In areas with strict fire control, Gopher tortoise populations invariably decline.
The Gopher tortoise is considered a “Keystone” species in the areas where it makes its home.
The burrows, which may be up to 15 meters (45 feet) long and 3.5 meters (10 feet) deep, are an important refuge for other species, many of them endangered.
Skunks, red foxes, raccoons, opossums, rats, rabbits, quail, burrowing owls, diamondback rattlesnakes, black racers, indigo snakes, six-lined race-runners, gopher frogs, leopard frogs, and toads5 often use both occupied and abandoned Gopher tortoise burrows. Invertebrates are also commonly found in the burrows, including some 32 species of
spiders, ticks, and insects. It is this creation of the burrow refuge that has acknowledged the gopher tortoise by ecologists as the keystone species for its habitat.
The gopher tortoise is one of the most widely studied tortoises in the world. As such its dietary preferences are well known.
Conat6 reports that gopher tortoises eat a mixed diet of grasses, leaves, and wild fruits.
Landers et al.7 conducted a food habit study of gopher tortoises in the longleaf-scrub oak association of South Georgia
and concluded that grasses and grass-like plants were the principle foods of adults.
Broad-leaved weeds are preferred by juvenile tortoises, with dependence upon them increasing as the growing season progresses and grass becomes dryer and less nutritious.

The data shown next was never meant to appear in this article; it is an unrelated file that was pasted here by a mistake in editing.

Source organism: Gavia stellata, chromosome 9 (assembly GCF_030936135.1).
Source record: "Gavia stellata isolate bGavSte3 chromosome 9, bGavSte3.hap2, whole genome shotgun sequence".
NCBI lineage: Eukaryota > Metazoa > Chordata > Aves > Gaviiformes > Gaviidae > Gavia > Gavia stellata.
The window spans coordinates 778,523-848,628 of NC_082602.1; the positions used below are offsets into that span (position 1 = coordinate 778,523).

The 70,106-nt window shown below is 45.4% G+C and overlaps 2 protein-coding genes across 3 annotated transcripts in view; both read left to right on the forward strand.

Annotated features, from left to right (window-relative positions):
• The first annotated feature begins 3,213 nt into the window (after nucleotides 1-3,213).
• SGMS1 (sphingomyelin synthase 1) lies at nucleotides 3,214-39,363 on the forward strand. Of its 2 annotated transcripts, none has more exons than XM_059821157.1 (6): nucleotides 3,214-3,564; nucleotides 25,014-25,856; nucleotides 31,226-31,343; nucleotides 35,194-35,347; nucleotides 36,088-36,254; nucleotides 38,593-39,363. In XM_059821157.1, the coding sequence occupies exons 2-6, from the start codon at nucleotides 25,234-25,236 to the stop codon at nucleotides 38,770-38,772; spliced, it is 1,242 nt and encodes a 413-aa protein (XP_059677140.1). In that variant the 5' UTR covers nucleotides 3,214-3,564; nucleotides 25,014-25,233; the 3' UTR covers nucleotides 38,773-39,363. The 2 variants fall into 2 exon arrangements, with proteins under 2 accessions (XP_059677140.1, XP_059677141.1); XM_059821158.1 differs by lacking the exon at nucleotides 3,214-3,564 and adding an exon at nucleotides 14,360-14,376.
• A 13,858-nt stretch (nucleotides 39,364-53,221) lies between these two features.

Morning glory and bindweed leaves are also commonly eaten. Seasonally available fruits are also taken by Gopherus polyphemus.
Housing Gopher Tortoises Indoors
The Gopher tortoise burrow is a very stable environment, an important consideration when attempting to care for them. The difficulty in duplicating such a stable environment in captivity is a primary cause of husbandry failure. As there is no legal trade in Gopher tortoises, it is very rare that one would be encountered outside its natural range. Because of this there should be almost no reason to have to house one indoors. Occasionally this does become necessary though, especially with hatchlings. In the event that outdoor accommodations are not practical, predator safe, or are environmentally unsuitable, indoor facilities may become necessary.